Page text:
This section will make extensive use of vector calculus concepts and notation: if you are a bit rusty on that, check section 4.1.4 first.

The governing equations for fluid flow involve two rather different ingredients. First, we will use universal laws of physics: Newton’s law and the conservation of mass. The second ingredient is more empirical, and the details could vary depend on which fluid we are interested in, and what kind of flow regime we wish to study. This ingredient is a *constitutive law*, relating the internal forces (described via a *stress tensor*) to the fluid motion (described by a *rate of strain tensor*, provided our fluid can be approximated by a classical “Newtonian fluid” with no “memory”). If our fluid is compressible, we also need a thermodynamic relation of some kind to relate density to pressure.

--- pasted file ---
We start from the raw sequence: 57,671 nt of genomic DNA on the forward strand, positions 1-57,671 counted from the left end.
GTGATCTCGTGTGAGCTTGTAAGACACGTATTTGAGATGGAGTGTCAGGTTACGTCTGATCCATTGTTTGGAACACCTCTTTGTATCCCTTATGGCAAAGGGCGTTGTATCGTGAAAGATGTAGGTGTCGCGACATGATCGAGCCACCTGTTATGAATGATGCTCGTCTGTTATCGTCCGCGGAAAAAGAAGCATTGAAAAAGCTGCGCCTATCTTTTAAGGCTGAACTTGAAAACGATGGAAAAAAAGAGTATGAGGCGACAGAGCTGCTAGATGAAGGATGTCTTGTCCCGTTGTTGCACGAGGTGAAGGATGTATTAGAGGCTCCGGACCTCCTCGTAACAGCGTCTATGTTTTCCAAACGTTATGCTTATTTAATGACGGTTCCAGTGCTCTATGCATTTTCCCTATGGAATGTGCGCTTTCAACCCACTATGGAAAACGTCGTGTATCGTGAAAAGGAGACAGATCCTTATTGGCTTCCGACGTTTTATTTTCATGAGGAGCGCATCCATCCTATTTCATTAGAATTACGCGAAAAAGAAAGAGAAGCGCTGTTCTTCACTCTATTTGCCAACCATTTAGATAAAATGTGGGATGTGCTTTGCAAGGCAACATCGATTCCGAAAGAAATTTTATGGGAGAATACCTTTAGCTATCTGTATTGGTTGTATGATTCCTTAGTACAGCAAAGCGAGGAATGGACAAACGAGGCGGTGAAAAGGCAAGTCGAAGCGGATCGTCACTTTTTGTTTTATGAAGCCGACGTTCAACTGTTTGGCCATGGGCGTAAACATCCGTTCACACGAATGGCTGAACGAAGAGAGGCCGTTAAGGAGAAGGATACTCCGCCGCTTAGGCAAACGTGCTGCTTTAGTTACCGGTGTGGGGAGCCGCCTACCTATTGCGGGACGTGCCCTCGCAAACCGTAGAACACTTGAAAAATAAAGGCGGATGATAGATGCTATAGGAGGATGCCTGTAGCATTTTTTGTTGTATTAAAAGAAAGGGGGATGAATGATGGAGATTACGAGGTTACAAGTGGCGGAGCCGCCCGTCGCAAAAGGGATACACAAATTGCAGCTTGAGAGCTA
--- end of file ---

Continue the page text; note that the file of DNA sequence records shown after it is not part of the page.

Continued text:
Suppose that our fluid has velocity $\underline{u}(\underline{r},t)$, density $\rho(\underline{r},t)$ and pressure $p(\underline{r},t)$. First, we will look at the requirement for conservation of mass. Consider the small brick-shaped element of volume sketched in Fig. 1, with one corner at position $\underline{r}=(x,y,z)$ and sides of length $\delta x$, $\delta y$ and $\delta z$ aligned with the $x,y,z$ axes of a Cartesian coordinate system. This element has volume $\delta V= \delta x \delta y \delta z$.

The rate of change of mass inside the volume is approximately

$$\dfrac{\partial \rho}{\partial t} \delta V \tag{1}$$

where the derivative of density is evaluated at the centre of the element. Now we need to look at the rate at which mass is flowing into or out of the volume, through the various faces. For the two vertical faces perpendicular to the $x$ axis, the net mass flow into the volume is